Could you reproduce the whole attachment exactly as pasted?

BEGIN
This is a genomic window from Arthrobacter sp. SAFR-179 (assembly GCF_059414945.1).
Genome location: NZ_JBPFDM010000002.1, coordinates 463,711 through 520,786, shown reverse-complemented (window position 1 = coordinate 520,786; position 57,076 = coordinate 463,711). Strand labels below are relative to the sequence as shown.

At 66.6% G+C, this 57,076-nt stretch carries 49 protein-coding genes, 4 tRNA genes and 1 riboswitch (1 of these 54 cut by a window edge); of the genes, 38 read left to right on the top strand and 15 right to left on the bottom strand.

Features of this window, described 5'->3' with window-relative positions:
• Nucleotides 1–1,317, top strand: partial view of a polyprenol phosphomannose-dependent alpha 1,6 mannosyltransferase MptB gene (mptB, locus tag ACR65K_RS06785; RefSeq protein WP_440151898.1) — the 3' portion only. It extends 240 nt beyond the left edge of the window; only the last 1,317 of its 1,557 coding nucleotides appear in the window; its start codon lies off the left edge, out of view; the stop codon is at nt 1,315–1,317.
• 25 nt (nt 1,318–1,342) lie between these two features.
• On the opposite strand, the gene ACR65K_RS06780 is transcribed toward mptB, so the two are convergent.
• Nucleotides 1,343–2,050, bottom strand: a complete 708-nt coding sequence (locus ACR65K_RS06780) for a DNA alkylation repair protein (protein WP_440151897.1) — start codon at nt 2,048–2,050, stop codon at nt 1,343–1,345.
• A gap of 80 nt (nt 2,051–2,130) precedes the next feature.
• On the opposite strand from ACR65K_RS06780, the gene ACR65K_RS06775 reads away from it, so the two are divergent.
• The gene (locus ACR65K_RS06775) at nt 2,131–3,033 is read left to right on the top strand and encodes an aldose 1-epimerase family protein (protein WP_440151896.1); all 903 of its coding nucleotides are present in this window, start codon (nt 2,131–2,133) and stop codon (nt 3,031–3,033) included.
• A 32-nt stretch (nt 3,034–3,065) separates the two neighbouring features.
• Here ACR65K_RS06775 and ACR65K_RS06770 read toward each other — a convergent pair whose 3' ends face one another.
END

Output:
This is a genomic window from Arthrobacter sp. SAFR-179 (assembly GCF_059414945.1).
Genome location: NZ_JBPFDM010000002.1, coordinates 463,711 through 520,786, shown reverse-complemented (window position 1 = coordinate 520,786; position 57,076 = coordinate 463,711). Strand labels below are relative to the sequence as shown.

At 66.6% G+C, this 57,076-nt stretch carries 49 protein-coding genes, 4 tRNA genes and 1 riboswitch (1 of these 54 cut by a window edge); of the genes, 38 read left to right on the top strand and 15 right to left on the bottom strand.

Features of this window, described 5'->3' with window-relative positions:
• Nucleotides 1–1,317, top strand: partial view of a polyprenol phosphomannose-dependent alpha 1,6 mannosyltransferase MptB gene (mptB, locus tag ACR65K_RS06785; RefSeq protein WP_440151898.1) — the 3' portion only. It extends 240 nt beyond the left edge of the window; only the last 1,317 of its 1,557 coding nucleotides appear in the window; its start codon lies off the left edge, out of view; the stop codon is at nt 1,315–1,317.
• 25 nt (nt 1,318–1,342) lie between these two features.
• On the opposite strand, the gene ACR65K_RS06780 is transcribed toward mptB, so the two are convergent.
• Nucleotides 1,343–2,050, bottom strand: a complete 708-nt coding sequence (locus ACR65K_RS06780) for a DNA alkylation repair protein (protein WP_440151897.1) — start codon at nt 2,048–2,050, stop codon at nt 1,343–1,345.
• A gap of 80 nt (nt 2,051–2,130) precedes the next feature.
• On the opposite strand from ACR65K_RS06780, the gene ACR65K_RS06775 reads away from it, so the two are divergent.
• The gene (locus ACR65K_RS06775) at nt 2,131–3,033 is read left to right on the top strand and encodes an aldose 1-epimerase family protein (protein WP_440151896.1); all 903 of its coding nucleotides are present in this window, start codon (nt 2,131–2,133) and stop codon (nt 3,031–3,033) included.
• A 32-nt stretch (nt 3,034–3,065) separates the two neighbouring features.
• Here ACR65K_RS06775 and ACR65K_RS06770 read toward each other — a convergent pair whose 3' ends face one another.